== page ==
About simplicity, I would say to first-order, much of the analysis boils down simply. The higher-order details are indeed complicated, yet I believe that the disorder is great enough to obscure all that complexity. That is really what is at the bottom of terrain slope, failure rates, and wind speed dispersion.

The question is whether journal editors will appreciate the simplification down to what is observable, instead of isolating some specific physical phenomena, which is where all the sunk costs of research lie.

BTW, I have published material science research in the Journal of Crystal Growth, so I understand what you are saying but I am also thinking in terms of a paradigm shift relating to how best information will get disseminated in the future. It's really a gamble on my part, thinking that "crowd-sourcing" of science may work instead of publishing in obscure journals.

8:39 PM  
Professor Blogger Steve From Virginia said...

I came over here because some analyst had an article discussing Monte Carlo method and I knew you had some good stuff that I could compare and contrast ...

and I notice in your spare time you've put together this massive quantitative analysis of energy depletion 'business'. My hat's off to you! What a tremendous job.

I have only started reading through it. Have you talked to anyone @ ASPOUSA or Energy Bulletin about this?

2:09 PM  
Professor Blogger WHT said...

Steve, I will get some info to them, thanks.

8:07 AM  
Professor Blogger Stephen said...

Well, I'd still encourage you to publish some of your stuff in journals. Even obscure journals are given more weight than a book published on the net, for people in arguments with Lynch, Yergin et al. The shock model is one of the best models I've seen. Reminds me of pharmacokinetic models for drug ADME (absorption, distribution, metabolism, elimination).

2:28 AM  
Professor Blogger jstults said...

Thought you'd be interested in this short discussion on rough estimates of wind energy availability.

7:17 AM  
Professor Blogger WHT said...

Thanks, I was just looking for that ref. It is quite an interesting thesis that extracting wind energy has these calculable limits. They do say that wind energy is a MaxEnt condition.

9:39 PM  
Professor Blogger WHT said...

Note to self: The figures on p. 609 on scientific citation distributions are flipped. The first is the PDF and the scond is a CDF.

5:31 PM  
Professor Blogger Steve Short said...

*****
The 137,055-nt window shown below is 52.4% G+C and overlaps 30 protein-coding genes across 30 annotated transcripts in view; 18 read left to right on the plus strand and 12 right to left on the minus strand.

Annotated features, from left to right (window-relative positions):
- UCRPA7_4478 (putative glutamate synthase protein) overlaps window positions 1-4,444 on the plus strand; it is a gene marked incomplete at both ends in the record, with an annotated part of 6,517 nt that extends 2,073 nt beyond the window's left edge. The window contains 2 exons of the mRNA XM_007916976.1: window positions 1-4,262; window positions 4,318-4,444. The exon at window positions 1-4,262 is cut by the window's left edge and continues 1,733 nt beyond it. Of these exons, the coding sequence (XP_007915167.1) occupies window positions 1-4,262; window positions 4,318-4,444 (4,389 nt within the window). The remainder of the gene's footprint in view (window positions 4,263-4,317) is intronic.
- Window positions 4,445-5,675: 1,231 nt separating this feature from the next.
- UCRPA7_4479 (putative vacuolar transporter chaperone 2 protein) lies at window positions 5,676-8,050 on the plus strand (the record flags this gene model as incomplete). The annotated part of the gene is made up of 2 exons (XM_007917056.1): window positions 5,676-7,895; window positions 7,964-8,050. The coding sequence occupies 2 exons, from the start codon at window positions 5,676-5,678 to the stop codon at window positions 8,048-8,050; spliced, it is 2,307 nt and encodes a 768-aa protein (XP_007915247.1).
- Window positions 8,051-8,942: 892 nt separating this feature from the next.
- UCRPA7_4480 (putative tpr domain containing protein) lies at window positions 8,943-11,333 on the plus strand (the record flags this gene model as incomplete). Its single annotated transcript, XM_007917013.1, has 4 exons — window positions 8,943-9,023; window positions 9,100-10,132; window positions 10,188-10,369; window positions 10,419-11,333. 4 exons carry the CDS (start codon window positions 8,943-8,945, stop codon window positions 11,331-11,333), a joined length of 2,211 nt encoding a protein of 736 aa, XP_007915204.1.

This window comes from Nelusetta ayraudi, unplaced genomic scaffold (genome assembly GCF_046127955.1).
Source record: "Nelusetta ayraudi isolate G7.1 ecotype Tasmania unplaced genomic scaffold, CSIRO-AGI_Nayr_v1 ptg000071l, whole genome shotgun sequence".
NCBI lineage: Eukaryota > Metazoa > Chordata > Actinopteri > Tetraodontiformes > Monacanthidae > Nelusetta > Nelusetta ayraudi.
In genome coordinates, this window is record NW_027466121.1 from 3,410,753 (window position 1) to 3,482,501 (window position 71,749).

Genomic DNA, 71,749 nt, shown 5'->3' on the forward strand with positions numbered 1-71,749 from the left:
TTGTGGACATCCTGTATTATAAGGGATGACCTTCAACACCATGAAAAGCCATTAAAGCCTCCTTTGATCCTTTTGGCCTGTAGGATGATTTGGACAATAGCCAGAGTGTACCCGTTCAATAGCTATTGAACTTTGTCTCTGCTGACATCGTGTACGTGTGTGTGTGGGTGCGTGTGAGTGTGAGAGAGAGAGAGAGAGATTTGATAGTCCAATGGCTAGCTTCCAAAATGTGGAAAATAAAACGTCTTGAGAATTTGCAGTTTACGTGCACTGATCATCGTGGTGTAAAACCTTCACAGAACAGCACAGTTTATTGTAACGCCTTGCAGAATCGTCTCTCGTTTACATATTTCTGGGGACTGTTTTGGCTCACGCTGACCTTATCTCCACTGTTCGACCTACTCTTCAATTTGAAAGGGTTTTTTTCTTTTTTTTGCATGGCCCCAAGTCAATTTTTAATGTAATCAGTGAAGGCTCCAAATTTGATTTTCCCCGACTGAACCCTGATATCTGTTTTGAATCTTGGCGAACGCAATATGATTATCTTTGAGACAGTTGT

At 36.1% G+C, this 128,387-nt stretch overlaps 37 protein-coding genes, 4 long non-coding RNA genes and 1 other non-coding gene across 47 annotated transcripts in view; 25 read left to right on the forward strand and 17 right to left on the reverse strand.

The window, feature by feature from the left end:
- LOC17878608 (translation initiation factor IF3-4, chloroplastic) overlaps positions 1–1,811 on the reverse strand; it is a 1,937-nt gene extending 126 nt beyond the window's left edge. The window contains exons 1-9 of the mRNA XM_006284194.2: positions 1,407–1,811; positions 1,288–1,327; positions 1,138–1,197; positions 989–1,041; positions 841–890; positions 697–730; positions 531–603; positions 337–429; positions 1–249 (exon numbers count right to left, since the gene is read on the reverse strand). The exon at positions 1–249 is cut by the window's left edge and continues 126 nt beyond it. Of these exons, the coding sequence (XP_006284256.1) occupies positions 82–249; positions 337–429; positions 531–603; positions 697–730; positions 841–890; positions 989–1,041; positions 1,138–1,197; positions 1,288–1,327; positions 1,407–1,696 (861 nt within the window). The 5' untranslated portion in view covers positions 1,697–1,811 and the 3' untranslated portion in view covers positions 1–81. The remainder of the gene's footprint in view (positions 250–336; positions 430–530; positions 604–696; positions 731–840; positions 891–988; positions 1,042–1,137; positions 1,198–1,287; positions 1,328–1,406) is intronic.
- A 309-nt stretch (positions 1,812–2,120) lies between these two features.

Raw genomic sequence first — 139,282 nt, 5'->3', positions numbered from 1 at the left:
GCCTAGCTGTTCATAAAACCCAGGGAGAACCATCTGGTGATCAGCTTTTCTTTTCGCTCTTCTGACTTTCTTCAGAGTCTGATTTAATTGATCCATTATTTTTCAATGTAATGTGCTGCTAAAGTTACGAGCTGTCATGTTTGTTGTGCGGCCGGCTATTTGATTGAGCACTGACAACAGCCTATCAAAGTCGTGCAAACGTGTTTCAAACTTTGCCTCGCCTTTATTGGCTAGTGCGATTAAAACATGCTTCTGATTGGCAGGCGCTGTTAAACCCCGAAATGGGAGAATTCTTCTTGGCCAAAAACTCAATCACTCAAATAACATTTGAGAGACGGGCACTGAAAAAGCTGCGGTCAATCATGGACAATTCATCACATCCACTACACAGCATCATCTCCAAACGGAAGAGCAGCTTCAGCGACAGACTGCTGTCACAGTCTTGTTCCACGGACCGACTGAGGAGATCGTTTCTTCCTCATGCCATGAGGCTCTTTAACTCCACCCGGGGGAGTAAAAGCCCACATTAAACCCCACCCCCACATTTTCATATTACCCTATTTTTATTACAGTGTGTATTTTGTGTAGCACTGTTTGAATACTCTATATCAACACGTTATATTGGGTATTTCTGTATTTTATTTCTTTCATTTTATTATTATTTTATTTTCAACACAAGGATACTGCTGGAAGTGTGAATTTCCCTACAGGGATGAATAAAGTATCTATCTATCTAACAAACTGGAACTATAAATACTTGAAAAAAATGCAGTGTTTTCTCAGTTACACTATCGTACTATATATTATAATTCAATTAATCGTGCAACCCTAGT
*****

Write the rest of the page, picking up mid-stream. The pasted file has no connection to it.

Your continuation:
Fantastic piece of work. My contratulations. I have been reading it over the last weekend since jumping from (lurker) reading your stuff recently over at Judith Curry's blog. I am a geochemist and chemothermodynamicist who sometimes designs hydrometallurgical processes. With respect to MEP and MAXENT etc, it is clear you know Shannon and Dewar's work well. Have you been following the more recent work of Alex Kleidon and his associates at the Max Planck Institute for Biogeochemistry? Here's a nice recent one in the online accessible journal Earth System Dynamics:
Quantifying the thermodynamic entropy budget of the land surface:
is this useful?
N. A. Brunsell1, S. J. Schymanski, and A. Kleidon.

5:57 PM  
Professor Blogger WHT said...

Yes, I have been reading Kleidon's work recently. He is very good at working global energy arguments and some of his findings are eye-opening, like how much potential renewable energy can be extracted by humans. (not as much as we might think, according to my interpretation of his writings)

3:48 AM  
Professor Blogger DCMaine said...

Hi WHT,

You seem to be interested in diverse subjects. If you have any interest in econometrics (essentially applying statistics to economics) and how the maxent principles might be applied in that area the following book may be of interest: "Maximum Entropy Econometrics: Robust Estimation with Limited Data" by A. Golan, G. Judge, and D. Miller. I came across it when looking for texts to review the econometrics I have forgotten after reading the recent (May 11, 2012) IMF paper discussed at the Oil Drum.

D Coyne

4:31 AM